Is Low Back Pain Inevitable?
As humans, we imitate nature in a striking number of ways. Our intestines are akin to eels, snakes and worms; hair is similar to moss on a tree; our natural biorhythms are like the tides; fascia is comparable to a spiders web; nostrils are like the gills of a fish; muscles imitate the layers of an onion; our blood and bodily fluids run like rivers or stagnant pools of toxic water; skin is like the bark of a tree; and our bones, muscles, ligaments and tendons are like the skeletal system of a tree or leaf.
Like nature, our systems require movement, hydration, fertilization, nutrition, peace, harmony, sunshine and hibernation. In this era, we exist in a state of mental chaos, sleep deprivation, inactivity, perceived stress and/or real stress, poor nutrition, caffeine, nicotine, poutine, lack of routine and sitting.
Prior to the arrival of the computer, back and neck pain was not a common problem in the workplace. People were not restricted to one seated position for hours on end, in a falsely lit environment with copious amounts of caffeine and recycled air. We dug, walked, picked, cooked, slept, lived by the setting and the rising of the sun, and ate as close to nature as possible.
Today we sit more, exercise less, stress relentlessly, drive more, drink regularly, sleep less, and eat worse. This all fuels one of the nation’s scariest statistics; According to the ACA (American Chiropractic Association), 80% of all North Americans will experience low back pain in their life time. It is the single leading cause of disability worldwide, according to the Global Burden of Disease 2010. It is the number 2 cause of missed work days and visits to our hospital after upper respiratory conditions. And, according to Dr. Joel Press, medical director of the Spine and Sports Institute at the Rehabilitation Institute in Chicago, “sitting all day is the worst thing in the world you can do for your back”.
The WCB states, at any given time in North America alone, there are over 115 million people living with back pain. After colds and flus, back pain is the number one cause of missed work days and equates to 93 million days of work lost. Over 5 million people are disabled annually due to back pain. Spinal surgery is the second leading surgical procedure in America.
According to the Agency for Health Research and Quality, in 2007, $30.3 billion was paid to providers, such as doctors, physical therapists, chiropractors, massage therapist and other hands on therapists, and to pharmacies. The Journal of the American Medical Association reports that spine care costs reached $85.9 billion in 2005. These statistics don’t just reflect the working age but our younger generation as well.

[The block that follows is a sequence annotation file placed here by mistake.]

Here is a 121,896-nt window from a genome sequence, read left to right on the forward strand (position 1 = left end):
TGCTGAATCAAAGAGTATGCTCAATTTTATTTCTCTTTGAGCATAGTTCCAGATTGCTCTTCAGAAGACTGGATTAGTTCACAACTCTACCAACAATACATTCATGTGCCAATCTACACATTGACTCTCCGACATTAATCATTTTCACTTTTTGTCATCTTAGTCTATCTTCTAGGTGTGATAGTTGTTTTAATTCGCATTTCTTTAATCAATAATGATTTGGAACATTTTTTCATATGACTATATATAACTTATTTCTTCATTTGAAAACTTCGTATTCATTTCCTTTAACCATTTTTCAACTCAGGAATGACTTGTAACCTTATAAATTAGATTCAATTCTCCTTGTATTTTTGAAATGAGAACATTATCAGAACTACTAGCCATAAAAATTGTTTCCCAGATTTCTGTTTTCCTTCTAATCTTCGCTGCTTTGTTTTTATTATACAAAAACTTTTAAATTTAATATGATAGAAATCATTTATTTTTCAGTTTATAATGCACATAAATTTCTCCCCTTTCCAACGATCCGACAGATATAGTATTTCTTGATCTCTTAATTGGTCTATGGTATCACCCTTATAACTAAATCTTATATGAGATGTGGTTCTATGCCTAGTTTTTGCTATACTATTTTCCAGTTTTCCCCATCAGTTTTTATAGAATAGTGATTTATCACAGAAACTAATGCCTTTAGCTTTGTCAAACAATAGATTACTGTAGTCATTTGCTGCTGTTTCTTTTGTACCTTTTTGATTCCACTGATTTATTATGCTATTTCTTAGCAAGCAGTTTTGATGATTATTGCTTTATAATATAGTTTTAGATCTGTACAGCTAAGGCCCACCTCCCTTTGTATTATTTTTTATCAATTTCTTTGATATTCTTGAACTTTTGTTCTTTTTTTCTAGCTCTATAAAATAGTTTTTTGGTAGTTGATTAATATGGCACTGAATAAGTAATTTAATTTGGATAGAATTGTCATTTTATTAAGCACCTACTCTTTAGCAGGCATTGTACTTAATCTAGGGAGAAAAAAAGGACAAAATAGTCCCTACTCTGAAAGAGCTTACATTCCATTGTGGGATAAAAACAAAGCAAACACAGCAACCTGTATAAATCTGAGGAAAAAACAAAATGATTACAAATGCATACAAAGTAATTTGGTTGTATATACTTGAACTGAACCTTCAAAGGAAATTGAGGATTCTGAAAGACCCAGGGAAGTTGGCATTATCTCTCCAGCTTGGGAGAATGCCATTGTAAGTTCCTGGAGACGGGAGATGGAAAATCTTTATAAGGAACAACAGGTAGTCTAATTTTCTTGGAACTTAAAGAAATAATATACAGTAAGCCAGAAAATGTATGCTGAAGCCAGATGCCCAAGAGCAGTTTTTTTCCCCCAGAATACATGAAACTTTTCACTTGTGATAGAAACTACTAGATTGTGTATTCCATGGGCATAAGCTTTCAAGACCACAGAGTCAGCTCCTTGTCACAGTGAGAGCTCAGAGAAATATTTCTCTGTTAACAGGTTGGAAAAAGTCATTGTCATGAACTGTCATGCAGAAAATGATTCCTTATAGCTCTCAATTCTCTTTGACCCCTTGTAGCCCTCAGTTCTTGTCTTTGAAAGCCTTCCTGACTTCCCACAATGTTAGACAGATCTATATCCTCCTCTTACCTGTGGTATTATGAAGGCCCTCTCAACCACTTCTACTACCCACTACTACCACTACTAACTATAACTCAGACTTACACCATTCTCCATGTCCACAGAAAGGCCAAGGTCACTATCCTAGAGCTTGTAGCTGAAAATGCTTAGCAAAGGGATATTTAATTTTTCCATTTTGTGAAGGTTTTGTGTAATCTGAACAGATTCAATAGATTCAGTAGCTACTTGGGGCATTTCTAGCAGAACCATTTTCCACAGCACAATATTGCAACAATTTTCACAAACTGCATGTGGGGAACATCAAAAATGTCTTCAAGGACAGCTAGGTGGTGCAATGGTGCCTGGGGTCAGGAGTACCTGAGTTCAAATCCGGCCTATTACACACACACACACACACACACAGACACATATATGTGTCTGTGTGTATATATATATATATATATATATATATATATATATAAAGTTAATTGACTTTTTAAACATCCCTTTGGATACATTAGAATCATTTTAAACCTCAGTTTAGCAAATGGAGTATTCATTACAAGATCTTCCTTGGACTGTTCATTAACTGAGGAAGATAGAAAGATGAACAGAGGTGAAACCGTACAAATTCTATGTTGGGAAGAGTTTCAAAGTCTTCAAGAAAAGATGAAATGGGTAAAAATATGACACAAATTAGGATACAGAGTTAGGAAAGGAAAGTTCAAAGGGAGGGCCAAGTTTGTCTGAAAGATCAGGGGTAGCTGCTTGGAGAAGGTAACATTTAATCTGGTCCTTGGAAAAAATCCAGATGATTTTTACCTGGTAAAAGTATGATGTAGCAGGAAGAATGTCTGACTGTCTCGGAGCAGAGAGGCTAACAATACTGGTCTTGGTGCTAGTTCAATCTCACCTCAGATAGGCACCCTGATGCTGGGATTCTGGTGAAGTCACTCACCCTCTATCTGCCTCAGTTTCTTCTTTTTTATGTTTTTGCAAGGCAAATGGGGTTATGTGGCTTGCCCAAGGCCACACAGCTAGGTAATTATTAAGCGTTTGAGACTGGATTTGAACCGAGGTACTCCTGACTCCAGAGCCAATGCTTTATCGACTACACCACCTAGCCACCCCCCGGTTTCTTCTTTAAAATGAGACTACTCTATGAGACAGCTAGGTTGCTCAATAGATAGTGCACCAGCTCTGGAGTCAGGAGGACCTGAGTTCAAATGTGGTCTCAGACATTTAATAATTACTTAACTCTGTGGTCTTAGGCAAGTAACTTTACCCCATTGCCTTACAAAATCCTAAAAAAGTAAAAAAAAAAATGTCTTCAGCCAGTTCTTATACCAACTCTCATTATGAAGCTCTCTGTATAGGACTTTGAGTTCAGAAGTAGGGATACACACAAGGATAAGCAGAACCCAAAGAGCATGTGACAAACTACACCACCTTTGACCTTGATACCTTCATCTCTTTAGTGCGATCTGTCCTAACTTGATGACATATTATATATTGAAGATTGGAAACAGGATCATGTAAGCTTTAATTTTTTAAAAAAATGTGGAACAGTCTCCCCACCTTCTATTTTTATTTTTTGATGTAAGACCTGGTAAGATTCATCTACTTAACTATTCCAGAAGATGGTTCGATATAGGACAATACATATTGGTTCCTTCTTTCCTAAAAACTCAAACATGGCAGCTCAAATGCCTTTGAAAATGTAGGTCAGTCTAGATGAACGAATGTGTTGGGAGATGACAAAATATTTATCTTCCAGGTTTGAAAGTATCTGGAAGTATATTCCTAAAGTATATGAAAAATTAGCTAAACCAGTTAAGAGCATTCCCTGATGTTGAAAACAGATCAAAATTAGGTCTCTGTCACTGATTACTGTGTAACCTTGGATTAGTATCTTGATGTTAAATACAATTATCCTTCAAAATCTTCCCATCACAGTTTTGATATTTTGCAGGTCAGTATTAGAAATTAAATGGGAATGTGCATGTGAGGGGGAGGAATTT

Typically, back pain is categorized into two groups: acute which is defined as pain lasting less than 12 weeks, and chronic, which is defined as pain persisting for 12 weeks or longer. Most low back pain (LBP) is acute or short term and tends to resolve on its own with no lingering loss of function. LBP is typically treated with NSAIDS (non-steroidal anti-inflammatories), hot/cold packs, pain medication, physical therapy, chiropractors and massage therapy. Think of shoveling too much snow or yard work in the spring. This pain tends to be mechanical in nature, meaning the back was repeatedly used in a way in which it was not meant.
As fitness enthusiasts and fitness professionals, what does all this mean? If we consider the average week, we start with 168 hours per week. If we deduct an average 7 hours of sleep per night and 50 hours of work per week, we are left with 69 hours. If we assign 3 hours per day to activities of daily life, such as grocery shopping, laundry, cooking we are left with 48 hours in a week. How many hours per week do you exercise? Is it sufficient? Is it the correct type of exercise to minimize the recurrence of low back pain?
Gone are the days of strengthening the back with superficial exercises such as chest press, bicep curls and crunches. Here to stay is the principle of strengthening from the inside out, like the core of an onion. It’s important to understand that our deepest core muscles work in harmony to create a solid and safe foundation for action to occur. The transverse abdominus and the quadratus lumborum unite to support the low back when bouts of strenuous exercise, such as shoveling snow, are required. The multifidus engages to produce segmental stabilization when fine motor movements are required. As we initiate the action of lifting the shovel, the multifidus begins contracting prior to the actual movement of the body. This prepares the spine for the action and therefore prevents it from injury. But it’s not just our trunk which requires strengthening to protect our low back. What acts directly on the pelvis and shoulder girdle, acts indirectly on the spine.
Understanding the relationship between functional strength and functional flexibility is the key to a successful core program. Like the tension wires on a bridge, we require dynamic stability along with dynamic elasticity or mobility AND stability. This can only be achieved through appropriate and consistent activity which includes both lengthening and strengthening exercises. Being strong and tight can present one set of conditions and being flexible but weak a different set of conditions.
Like nature, our bodies crave movement, sunshine, hydration, nutrition, fresh air and harmony. Your body is the most important one there is. It is essential to make the time to keep it strong and healthy and to treat it with compassion and kindness. Everybody gets the body they deserve….eventually.